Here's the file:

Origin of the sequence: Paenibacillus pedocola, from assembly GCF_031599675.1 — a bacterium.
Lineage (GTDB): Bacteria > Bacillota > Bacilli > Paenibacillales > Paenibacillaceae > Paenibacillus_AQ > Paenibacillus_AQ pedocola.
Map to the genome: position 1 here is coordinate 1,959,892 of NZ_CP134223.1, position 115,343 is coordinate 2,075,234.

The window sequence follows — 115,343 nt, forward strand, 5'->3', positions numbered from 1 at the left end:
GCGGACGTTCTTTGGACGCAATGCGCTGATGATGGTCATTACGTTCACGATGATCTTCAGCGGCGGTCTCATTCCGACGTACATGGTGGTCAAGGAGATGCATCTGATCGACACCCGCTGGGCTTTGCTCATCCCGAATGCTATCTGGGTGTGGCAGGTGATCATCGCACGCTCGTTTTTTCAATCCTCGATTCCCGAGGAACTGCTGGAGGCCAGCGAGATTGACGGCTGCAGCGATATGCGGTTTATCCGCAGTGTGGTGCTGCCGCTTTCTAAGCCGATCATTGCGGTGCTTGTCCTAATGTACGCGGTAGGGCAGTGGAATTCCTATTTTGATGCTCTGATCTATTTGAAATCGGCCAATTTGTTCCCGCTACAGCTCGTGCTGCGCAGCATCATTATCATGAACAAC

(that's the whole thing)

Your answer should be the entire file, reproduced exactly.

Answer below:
Origin of the sequence: Paenibacillus pedocola, from assembly GCF_031599675.1 — a bacterium.
Lineage (GTDB): Bacteria > Bacillota > Bacilli > Paenibacillales > Paenibacillaceae > Paenibacillus_AQ > Paenibacillus_AQ pedocola.
Map to the genome: position 1 here is coordinate 1,959,892 of NZ_CP134223.1, position 115,343 is coordinate 2,075,234.

The window sequence follows — 115,343 nt, forward strand, 5'->3', positions numbered from 1 at the left end:
GCGGACGTTCTTTGGACGCAATGCGCTGATGATGGTCATTACGTTCACGATGATCTTCAGCGGCGGTCTCATTCCGACGTACATGGTGGTCAAGGAGATGCATCTGATCGACACCCGCTGGGCTTTGCTCATCCCGAATGCTATCTGGGTGTGGCAGGTGATCATCGCACGCTCGTTTTTTCAATCCTCGATTCCCGAGGAACTGCTGGAGGCCAGCGAGATTGACGGCTGCAGCGATATGCGGTTTATCCGCAGTGTGGTGCTGCCGCTTTCTAAGCCGATCATTGCGGTGCTTGTCCTAATGTACGCGGTAGGGCAGTGGAATTCCTATTTTGATGCTCTGATCTATTTGAAATCGGCCAATTTGTTCCCGCTACAGCTCGTGCTGCGCAGCATCATTATCATGAACAAC